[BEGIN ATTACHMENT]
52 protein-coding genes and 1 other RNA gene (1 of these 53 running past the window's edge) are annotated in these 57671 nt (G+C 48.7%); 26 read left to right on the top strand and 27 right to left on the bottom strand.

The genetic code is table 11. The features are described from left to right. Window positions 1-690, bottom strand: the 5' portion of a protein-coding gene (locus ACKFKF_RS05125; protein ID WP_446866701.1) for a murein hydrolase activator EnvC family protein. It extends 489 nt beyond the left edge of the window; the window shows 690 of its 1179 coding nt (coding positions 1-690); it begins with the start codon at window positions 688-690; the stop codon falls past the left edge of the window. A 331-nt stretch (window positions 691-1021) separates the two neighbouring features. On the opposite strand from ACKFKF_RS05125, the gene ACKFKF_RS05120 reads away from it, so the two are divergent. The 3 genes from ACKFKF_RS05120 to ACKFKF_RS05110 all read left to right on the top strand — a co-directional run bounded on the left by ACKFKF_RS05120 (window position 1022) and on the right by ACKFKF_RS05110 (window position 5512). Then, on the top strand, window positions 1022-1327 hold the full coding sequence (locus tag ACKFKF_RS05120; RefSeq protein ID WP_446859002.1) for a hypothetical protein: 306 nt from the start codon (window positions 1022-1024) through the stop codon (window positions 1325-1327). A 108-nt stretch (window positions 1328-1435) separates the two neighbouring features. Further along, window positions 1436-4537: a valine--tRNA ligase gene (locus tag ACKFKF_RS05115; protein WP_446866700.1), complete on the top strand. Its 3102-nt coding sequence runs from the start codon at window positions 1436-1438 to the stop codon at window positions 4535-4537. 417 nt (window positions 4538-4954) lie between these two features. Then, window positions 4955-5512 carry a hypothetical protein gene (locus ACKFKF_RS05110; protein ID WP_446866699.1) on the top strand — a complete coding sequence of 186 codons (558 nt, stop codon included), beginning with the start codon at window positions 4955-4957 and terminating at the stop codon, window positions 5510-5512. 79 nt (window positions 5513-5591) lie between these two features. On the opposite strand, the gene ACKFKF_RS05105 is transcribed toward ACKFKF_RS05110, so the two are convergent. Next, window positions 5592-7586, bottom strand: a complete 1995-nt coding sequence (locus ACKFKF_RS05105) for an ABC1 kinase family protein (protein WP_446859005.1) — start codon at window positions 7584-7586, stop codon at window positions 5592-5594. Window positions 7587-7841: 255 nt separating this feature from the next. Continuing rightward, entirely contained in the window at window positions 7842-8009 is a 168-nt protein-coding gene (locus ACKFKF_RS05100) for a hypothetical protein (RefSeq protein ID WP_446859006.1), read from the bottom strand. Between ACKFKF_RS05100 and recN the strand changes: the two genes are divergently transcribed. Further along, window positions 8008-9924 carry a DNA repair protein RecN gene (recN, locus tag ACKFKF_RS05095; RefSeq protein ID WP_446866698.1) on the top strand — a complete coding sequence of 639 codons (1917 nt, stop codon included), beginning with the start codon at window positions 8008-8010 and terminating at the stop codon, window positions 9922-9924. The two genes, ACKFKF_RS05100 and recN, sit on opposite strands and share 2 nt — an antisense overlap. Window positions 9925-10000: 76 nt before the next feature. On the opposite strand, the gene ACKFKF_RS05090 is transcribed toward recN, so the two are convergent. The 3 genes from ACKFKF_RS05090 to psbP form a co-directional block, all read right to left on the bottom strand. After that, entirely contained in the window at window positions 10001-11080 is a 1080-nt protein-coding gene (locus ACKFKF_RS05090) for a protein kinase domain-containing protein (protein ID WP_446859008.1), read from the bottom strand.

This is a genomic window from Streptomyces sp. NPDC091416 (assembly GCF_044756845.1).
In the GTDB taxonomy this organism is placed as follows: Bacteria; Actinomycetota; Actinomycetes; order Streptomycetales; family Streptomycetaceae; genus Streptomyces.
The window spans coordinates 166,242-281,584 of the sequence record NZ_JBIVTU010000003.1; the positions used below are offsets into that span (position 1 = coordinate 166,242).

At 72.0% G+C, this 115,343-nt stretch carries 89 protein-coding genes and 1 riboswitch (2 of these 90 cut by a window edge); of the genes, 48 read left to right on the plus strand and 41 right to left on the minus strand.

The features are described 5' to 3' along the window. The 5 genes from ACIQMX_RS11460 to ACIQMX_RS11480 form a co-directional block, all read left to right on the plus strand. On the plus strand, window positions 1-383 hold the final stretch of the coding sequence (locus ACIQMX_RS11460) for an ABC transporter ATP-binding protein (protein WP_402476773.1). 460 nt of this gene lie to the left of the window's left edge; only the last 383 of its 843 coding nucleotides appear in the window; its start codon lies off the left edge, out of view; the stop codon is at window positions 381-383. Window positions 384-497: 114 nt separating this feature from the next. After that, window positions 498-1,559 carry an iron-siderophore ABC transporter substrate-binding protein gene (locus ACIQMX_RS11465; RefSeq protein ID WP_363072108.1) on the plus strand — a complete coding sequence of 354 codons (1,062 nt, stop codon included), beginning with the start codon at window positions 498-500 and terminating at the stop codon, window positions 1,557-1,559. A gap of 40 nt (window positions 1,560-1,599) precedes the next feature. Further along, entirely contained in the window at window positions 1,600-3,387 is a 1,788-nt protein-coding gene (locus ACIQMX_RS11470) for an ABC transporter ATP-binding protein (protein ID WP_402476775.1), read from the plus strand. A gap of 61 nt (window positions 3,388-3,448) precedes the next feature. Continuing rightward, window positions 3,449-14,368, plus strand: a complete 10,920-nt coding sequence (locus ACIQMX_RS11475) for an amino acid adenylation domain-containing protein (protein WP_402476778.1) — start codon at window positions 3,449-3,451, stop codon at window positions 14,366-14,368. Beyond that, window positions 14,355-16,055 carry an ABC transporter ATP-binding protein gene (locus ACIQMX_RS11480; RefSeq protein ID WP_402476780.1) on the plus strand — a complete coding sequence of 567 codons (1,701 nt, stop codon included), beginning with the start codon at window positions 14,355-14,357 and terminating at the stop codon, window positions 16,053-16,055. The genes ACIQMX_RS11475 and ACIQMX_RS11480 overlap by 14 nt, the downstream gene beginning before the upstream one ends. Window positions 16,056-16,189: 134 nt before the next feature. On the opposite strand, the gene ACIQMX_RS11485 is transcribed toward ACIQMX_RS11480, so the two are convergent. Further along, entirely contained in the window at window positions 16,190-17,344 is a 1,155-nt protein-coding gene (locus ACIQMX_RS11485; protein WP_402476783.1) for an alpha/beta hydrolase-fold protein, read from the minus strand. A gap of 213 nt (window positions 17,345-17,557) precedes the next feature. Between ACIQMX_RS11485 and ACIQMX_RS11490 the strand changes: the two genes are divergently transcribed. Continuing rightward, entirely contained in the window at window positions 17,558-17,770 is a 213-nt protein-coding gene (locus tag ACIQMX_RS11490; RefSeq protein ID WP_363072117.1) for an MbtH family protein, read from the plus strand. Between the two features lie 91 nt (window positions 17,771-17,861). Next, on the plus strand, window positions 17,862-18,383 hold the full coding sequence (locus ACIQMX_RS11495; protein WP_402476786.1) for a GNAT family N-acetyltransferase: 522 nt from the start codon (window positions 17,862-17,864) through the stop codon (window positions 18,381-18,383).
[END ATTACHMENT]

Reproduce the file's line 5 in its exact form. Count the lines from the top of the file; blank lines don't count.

The window spans coordinates 166,242-281,584 of the sequence record NZ_JBIVTU010000003.1; the positions used below are offsets into that span (position 1 = coordinate 166,242).